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The Strange Things Boutique




DVD region 2. Metrodome.

The Dead UndeadYou know things are bad when you watch a movie and start to think that Luke Goss could do better, but that’s unfortunately the sort of thought you have while enduring The Dead Undead, a film every bit as good as the title suggests, and a strong challenger to Vampires vs Zombies for the title of ‘worst vampire / zombie film ever’ – a genre that, on the strength of the two current entries, should be left to rest in peace.

Opening up like the most annoying teen slasher you could imagine (think of the worst bunch of annoying horror movie teens, double the irritation factor and then fill the roles with dreadful actors), the film introduces a bunch of nondescript zombies without any fanfare and then ineffectually kills off most of the characters, replacing them with a band of machine-gun toting paramilitaries (led by former boy band member Goss). They turn out to be good vampires, battling zombie-vampire hybrids (referred to as ZVs, which gives you some idea of the level of imagination on show). The rest of the film consists of little more than length shoot outs, with laughable flashbacks to the dying vampire heroes past lives (there’s a terrible Viking battle that looks like a particularly embarrassing role play game), before the survivors head off in search of something or other (explanations of what exactly are pretty vague), leaving the way open for a sequel that we thankfully seem to have been spared.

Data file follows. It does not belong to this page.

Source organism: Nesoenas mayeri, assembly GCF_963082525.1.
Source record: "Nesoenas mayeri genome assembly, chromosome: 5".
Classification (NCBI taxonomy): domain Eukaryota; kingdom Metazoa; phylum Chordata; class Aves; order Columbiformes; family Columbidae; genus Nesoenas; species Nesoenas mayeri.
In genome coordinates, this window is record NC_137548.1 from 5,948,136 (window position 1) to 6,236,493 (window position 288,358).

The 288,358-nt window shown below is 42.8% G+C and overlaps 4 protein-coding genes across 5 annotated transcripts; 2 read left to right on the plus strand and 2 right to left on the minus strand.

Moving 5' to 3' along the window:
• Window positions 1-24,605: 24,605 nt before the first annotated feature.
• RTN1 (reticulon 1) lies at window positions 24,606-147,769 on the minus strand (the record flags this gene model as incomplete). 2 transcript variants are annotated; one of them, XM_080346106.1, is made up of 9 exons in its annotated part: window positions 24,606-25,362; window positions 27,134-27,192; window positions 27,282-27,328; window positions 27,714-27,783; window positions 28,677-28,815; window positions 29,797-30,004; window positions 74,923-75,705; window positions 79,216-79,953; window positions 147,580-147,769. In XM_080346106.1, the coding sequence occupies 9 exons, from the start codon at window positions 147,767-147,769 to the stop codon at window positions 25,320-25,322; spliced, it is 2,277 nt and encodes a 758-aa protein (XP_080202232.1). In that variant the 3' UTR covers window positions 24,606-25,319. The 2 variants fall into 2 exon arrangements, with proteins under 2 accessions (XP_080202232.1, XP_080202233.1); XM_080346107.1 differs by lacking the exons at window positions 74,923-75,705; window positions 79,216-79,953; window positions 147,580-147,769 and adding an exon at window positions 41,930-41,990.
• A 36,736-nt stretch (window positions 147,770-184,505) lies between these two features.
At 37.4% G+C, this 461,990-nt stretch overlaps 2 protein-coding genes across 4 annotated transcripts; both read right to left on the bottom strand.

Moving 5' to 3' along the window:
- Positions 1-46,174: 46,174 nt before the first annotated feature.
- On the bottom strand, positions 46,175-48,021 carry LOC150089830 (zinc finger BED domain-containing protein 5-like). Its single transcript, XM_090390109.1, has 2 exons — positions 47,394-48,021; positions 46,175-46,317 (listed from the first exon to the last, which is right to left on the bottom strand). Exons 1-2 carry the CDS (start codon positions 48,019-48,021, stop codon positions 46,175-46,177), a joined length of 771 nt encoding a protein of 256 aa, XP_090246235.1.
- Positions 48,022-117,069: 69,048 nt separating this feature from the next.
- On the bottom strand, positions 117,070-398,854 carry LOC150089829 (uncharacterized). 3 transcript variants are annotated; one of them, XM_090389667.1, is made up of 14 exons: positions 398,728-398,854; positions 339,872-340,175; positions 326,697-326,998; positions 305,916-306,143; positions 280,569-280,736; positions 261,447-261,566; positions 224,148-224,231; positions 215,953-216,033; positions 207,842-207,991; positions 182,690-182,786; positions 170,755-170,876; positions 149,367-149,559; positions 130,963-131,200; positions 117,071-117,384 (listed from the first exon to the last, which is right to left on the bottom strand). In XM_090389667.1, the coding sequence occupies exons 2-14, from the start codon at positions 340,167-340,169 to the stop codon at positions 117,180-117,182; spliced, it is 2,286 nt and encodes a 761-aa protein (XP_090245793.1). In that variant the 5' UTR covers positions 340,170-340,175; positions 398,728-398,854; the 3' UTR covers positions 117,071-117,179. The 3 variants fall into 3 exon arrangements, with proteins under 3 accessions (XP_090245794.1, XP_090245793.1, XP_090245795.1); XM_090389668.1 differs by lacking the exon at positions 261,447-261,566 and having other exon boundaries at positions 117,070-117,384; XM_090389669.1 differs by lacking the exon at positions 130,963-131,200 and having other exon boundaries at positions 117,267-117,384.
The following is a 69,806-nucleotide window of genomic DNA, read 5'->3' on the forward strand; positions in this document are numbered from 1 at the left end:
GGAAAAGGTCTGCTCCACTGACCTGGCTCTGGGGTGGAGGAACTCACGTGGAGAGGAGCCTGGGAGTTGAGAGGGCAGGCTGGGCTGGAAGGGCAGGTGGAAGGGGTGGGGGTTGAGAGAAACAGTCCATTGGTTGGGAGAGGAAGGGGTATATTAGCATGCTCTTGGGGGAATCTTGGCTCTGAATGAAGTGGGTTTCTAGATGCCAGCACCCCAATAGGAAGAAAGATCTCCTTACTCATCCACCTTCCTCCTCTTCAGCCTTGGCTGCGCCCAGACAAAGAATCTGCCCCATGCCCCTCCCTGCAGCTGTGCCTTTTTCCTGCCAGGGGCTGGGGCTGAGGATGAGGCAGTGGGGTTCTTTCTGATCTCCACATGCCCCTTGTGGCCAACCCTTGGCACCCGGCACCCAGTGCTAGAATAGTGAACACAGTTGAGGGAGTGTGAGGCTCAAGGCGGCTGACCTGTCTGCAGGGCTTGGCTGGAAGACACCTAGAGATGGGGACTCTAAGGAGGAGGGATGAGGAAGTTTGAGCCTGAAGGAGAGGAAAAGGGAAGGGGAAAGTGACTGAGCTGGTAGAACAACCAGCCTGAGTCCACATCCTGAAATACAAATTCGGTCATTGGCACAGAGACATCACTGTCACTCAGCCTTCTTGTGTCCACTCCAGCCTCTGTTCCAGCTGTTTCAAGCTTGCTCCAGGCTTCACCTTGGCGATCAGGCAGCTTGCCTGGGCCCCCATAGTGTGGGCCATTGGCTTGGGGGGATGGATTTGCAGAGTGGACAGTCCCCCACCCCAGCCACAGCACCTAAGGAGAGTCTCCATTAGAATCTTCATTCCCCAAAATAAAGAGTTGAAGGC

With clumsy dialogue, bad acting, zero character development, crappy special effects and minimal production values, The Dead Undead has nothing going for it – there isn’t even the pleasure to be found from endearingly, hilariously bad films, as the movie is simply dull. It’s hard to tell if Goss is supposed to be English or American, as his accent wobbles all over the place, and the pacing is so leaden that the film feels like it’s a good thirty minutes longer than it is.

Considering the rubbish that’s been cranked out in both genres, it takes a lot to lower the tone of both the zombie and vampire genre, but The Dead Undead manages to do so effortlessly. It’s an abomination.






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